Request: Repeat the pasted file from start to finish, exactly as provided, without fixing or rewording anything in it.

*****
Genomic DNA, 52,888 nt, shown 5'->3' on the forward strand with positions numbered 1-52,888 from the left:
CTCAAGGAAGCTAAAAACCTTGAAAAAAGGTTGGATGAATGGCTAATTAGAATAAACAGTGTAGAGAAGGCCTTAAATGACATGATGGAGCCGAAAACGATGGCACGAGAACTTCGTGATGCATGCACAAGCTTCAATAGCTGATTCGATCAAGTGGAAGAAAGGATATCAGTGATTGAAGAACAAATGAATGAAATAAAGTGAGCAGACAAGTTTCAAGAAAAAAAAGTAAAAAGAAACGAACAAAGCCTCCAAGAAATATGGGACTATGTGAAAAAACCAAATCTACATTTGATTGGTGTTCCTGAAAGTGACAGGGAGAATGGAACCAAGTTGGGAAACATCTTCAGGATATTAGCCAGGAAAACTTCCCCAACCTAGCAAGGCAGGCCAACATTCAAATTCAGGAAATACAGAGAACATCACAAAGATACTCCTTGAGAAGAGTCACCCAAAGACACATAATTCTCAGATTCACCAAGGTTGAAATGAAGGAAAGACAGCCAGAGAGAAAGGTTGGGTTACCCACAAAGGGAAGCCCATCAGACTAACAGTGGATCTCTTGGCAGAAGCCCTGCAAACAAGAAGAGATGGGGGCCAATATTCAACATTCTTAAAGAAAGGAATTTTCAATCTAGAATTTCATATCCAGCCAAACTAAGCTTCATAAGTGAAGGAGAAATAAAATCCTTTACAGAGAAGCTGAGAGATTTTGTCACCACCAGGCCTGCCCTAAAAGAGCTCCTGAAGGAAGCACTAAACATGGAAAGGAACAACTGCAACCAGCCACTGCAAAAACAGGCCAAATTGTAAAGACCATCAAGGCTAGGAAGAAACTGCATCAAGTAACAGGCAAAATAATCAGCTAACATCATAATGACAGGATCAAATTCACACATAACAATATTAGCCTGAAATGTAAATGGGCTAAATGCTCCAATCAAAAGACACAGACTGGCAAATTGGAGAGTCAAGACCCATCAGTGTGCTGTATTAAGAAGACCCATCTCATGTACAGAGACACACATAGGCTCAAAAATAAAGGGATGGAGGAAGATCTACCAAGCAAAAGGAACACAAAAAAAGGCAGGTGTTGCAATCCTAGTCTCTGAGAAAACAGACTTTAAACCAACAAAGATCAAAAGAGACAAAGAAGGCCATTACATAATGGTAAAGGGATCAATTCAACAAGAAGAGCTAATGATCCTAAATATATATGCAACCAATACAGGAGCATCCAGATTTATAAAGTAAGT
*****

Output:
Genomic DNA, 52,888 nt, shown 5'->3' on the forward strand with positions numbered 1-52,888 from the left:
CTCAAGGAAGCTAAAAACCTTGAAAAAAGGTTGGATGAATGGCTAATTAGAATAAACAGTGTAGAGAAGGCCTTAAATGACATGATGGAGCCGAAAACGATGGCACGAGAACTTCGTGATGCATGCACAAGCTTCAATAGCTGATTCGATCAAGTGGAAGAAAGGATATCAGTGATTGAAGAACAAATGAATGAAATAAAGTGAGCAGACAAGTTTCAAGAAAAAAAAGTAAAAAGAAACGAACAAAGCCTCCAAGAAATATGGGACTATGTGAAAAAACCAAATCTACATTTGATTGGTGTTCCTGAAAGTGACAGGGAGAATGGAACCAAGTTGGGAAACATCTTCAGGATATTAGCCAGGAAAACTTCCCCAACCTAGCAAGGCAGGCCAACATTCAAATTCAGGAAATACAGAGAACATCACAAAGATACTCCTTGAGAAGAGTCACCCAAAGACACATAATTCTCAGATTCACCAAGGTTGAAATGAAGGAAAGACAGCCAGAGAGAAAGGTTGGGTTACCCACAAAGGGAAGCCCATCAGACTAACAGTGGATCTCTTGGCAGAAGCCCTGCAAACAAGAAGAGATGGGGGCCAATATTCAACATTCTTAAAGAAAGGAATTTTCAATCTAGAATTTCATATCCAGCCAAACTAAGCTTCATAAGTGAAGGAGAAATAAAATCCTTTACAGAGAAGCTGAGAGATTTTGTCACCACCAGGCCTGCCCTAAAAGAGCTCCTGAAGGAAGCACTAAACATGGAAAGGAACAACTGCAACCAGCCACTGCAAAAACAGGCCAAATTGTAAAGACCATCAAGGCTAGGAAGAAACTGCATCAAGTAACAGGCAAAATAATCAGCTAACATCATAATGACAGGATCAAATTCACACATAACAATATTAGCCTGAAATGTAAATGGGCTAAATGCTCCAATCAAAAGACACAGACTGGCAAATTGGAGAGTCAAGACCCATCAGTGTGCTGTATTAAGAAGACCCATCTCATGTACAGAGACACACATAGGCTCAAAAATAAAGGGATGGAGGAAGATCTACCAAGCAAAAGGAACACAAAAAAAGGCAGGTGTTGCAATCCTAGTCTCTGAGAAAACAGACTTTAAACCAACAAAGATCAAAAGAGACAAAGAAGGCCATTACATAATGGTAAAGGGATCAATTCAACAAGAAGAGCTAATGATCCTAAATATATATGCAACCAATACAGGAGCATCCAGATTTATAAAGTAAGT